World stocks were set for a sixth session of gains on Monday, extending a recovery from a selloff sparked by fears of creeping inflation and higher borrowing costs.
Gains were marginal, however, and scored largely in Asian markets, with Japan's Nikkei 225 up 2 percent. European markets gave up initial gains to turn lower, with the pan-European STOXX index down 0.2 percent.
Market holidays in the United States and China kept trading slower than usual, but moves in the steel sector were pronounced after the U.S. government outlined proposals for curbing imports.
Shares in Tenaris, Outokumpu and Arcelor Mittal - which have facilities in the United States - were the biggest gainers in Europe, up between 1.7 and 3.1 percent (EU).
The MSCI world index, which tracks shares in 47 countries, was up 0.1 percent. The index has recovered nearly half its losses from late January to last week's low, posting a gain of 4.3 percent last week. That was its best weekly performance since December 2011.
The rebound came after a two-week rout that wiped more than $6 trillion off the value of global stock markets, triggered by worries of a rise in U.S. inflation.
The sell-off took place even as global growth helped to improve the corporate earnings outlook, bringing equity valuations down from highs hit earlier this year.
Just before the market ructions in late January, world shares were trading at 16.66 times their expected earnings, the highest levels since 2004, according to Thomson Reuters Datastream. They are currently at 15.33 times.
"Market confidence often attracts even more market confidence, and that is what we are seeing at the moment," said David Madden, markets analyst at CMC Markets.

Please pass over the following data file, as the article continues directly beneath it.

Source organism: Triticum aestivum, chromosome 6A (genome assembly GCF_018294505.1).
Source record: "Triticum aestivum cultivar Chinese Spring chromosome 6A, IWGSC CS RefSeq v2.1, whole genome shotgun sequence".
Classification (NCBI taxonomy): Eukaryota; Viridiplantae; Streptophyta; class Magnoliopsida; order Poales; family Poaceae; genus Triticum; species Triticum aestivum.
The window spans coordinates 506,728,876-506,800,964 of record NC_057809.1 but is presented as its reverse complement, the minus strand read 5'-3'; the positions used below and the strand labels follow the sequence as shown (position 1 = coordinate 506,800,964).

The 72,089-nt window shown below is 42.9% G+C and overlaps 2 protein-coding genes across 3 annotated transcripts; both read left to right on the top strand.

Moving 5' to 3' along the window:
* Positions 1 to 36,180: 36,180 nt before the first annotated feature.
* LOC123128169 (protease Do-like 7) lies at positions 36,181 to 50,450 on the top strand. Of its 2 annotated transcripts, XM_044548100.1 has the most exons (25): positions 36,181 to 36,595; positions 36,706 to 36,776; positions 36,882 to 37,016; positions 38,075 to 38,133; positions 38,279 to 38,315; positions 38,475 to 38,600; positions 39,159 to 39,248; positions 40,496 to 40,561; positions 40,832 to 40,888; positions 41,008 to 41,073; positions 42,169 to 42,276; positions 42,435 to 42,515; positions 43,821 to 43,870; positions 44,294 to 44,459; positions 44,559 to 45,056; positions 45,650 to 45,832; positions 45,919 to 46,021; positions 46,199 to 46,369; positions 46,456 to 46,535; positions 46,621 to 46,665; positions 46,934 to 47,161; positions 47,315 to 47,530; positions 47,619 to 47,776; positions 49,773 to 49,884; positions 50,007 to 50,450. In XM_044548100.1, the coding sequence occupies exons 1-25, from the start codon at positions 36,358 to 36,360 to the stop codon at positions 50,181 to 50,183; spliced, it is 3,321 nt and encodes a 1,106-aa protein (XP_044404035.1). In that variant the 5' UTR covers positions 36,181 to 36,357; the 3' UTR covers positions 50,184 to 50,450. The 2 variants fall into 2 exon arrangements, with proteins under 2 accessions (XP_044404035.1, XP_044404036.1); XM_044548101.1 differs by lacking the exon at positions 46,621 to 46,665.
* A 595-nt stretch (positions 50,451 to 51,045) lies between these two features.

"The cooling of the volatility index (VIX) has given some dealers the green light to buy back into the stock market, and while the fear factor keeps sliding, it is likely equity benchmarks will continue to push higher."
Equity investors have drawn some reassurance from a fall in the VIX - a measure of implied volatility on the S&P 500 index, also known as Wall Street's "fear gauge".
The index has remained below 20 for three days, last reading at 19.46. It spiked to a 2 1/2-year high of 50.3 two weeks ago, a jump that caused massive losses among investors who had bet equity markets would stay stable on a combination of solid economic growth and moderate inflation.
In bond markets, Greek government bond yields dipped after a ratings upgrade from Fitch that highlighted improving sentiment towards the indebted southern European state. Italian bonds came under pressure from jitters ahead of next month's election.
Bond yields across the euro zone were broadly higher in the absence of any fresh drivers. The holidays in Asia and the United States kept trade subdued.
The U.S. 10-year Treasury yield fell to 2.87 percent on Friday. It had risen to a four-year high of 2.944 percent last week.
The two-year U.S. yield rose to its highest level since 2008 last week as investors bet the Federal Reserve would raise interest rates at its March policy meeting.
The minutes of the Fed's last policy meeting, held amid the equities tumble on Jan. 30-31, are due on Wednesday. Besides the outlook on rates, markets will be keen to see what, if anything, the Fed makes of the gyrations in markets.
DOLLAR EDGES UP
The dollar edged up from three-year lows against a basket of currencies.
The euro stood at $1.2418, backing down from Friday's three-year high of $1.2556.
The dollar traded at 106.49 yen, bouncing back from its 15-month low of 105.545 set on Feb 16.
The U.S. currency has been weighed down by various factors, including worries about widening U.S. trade and budget deficits and speculation Washington might pursue a weak dollar strategy.
There is also talk that foreign central banks may be re-allocating their reserves out of the dollar.
Commodities, which enjoyed gains as the dollar weakened, were steady as it edged up.
Oil prices hit their highest level in nearly two weeks, lifted by the recovery in stocks and tensions in the Middle East.
U.S. West Texas Intermediate crude rose 0.9 percent in Monday Asian trade to $62.21 per barrel.
Brent crude rose half a percent to $65.16 per barrel.
Gold was flat.